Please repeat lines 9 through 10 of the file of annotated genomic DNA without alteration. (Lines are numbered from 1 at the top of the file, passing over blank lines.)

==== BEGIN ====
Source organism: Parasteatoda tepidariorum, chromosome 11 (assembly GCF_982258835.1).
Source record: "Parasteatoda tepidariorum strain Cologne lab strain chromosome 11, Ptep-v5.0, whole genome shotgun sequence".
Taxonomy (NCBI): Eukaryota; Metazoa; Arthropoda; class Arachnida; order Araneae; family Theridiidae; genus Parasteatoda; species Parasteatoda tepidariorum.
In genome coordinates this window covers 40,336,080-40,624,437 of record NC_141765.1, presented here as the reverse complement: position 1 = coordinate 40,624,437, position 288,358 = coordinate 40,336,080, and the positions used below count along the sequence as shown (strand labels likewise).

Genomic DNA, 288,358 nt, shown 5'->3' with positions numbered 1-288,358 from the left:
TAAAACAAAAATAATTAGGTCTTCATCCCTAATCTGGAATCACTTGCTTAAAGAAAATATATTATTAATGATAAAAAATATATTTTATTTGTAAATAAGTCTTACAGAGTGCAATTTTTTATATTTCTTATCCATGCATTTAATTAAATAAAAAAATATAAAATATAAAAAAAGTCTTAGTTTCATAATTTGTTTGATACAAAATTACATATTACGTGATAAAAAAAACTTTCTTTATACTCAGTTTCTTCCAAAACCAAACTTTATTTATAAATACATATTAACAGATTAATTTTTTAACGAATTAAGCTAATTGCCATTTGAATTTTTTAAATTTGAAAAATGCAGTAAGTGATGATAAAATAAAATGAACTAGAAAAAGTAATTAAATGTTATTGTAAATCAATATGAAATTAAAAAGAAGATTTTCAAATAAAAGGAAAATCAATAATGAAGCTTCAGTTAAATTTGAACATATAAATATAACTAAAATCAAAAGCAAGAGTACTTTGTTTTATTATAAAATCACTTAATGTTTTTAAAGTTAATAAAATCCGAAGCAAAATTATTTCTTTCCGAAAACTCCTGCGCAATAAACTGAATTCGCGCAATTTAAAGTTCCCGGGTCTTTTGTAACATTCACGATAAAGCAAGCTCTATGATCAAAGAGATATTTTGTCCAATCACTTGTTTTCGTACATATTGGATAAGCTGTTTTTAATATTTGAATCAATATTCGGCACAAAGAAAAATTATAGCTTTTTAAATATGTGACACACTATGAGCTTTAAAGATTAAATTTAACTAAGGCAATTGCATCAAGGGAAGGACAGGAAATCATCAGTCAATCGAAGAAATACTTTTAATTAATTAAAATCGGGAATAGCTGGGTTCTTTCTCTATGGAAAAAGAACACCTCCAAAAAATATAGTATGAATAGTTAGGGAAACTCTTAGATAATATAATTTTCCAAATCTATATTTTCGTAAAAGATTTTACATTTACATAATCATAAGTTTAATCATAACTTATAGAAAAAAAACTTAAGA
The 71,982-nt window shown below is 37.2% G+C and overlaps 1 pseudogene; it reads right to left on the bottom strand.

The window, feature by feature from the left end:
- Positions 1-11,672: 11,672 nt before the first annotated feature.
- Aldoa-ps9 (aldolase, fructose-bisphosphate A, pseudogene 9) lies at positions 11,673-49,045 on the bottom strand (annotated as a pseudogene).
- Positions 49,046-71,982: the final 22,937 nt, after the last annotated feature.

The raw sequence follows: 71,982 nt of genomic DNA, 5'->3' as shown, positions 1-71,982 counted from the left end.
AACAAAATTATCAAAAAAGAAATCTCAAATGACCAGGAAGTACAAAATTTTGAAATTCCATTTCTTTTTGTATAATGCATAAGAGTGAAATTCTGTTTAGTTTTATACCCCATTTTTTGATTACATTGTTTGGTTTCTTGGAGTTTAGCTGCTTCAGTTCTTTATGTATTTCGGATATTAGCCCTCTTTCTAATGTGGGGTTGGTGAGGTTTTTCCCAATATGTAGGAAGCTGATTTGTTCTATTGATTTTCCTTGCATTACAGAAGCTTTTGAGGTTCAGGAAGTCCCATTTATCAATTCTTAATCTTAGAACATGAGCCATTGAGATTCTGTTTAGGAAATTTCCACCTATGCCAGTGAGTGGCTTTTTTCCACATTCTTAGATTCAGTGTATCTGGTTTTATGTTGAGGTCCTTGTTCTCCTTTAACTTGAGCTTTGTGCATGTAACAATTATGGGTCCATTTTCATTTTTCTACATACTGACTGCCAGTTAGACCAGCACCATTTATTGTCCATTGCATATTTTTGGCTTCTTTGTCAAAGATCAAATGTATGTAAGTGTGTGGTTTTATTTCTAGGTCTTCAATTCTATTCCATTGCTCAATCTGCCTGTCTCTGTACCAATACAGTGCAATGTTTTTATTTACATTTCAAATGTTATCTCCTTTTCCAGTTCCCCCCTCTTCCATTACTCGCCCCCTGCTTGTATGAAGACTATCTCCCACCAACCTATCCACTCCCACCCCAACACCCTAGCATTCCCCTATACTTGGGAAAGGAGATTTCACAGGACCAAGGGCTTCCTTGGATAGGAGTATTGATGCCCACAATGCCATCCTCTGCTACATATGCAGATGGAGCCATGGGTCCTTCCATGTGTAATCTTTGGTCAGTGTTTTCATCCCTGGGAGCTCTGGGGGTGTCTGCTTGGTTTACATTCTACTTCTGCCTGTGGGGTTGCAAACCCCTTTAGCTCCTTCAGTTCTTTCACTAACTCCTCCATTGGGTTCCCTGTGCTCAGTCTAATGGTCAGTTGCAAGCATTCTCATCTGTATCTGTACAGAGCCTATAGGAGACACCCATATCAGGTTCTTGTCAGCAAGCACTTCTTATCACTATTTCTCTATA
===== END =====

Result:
- Positions 1-11,672: 11,672 nt before the first annotated feature.
- Aldoa-ps9 (aldolase, fructose-bisphosphate A, pseudogene 9) lies at positions 11,673-49,045 on the bottom strand (annotated as a pseudogene).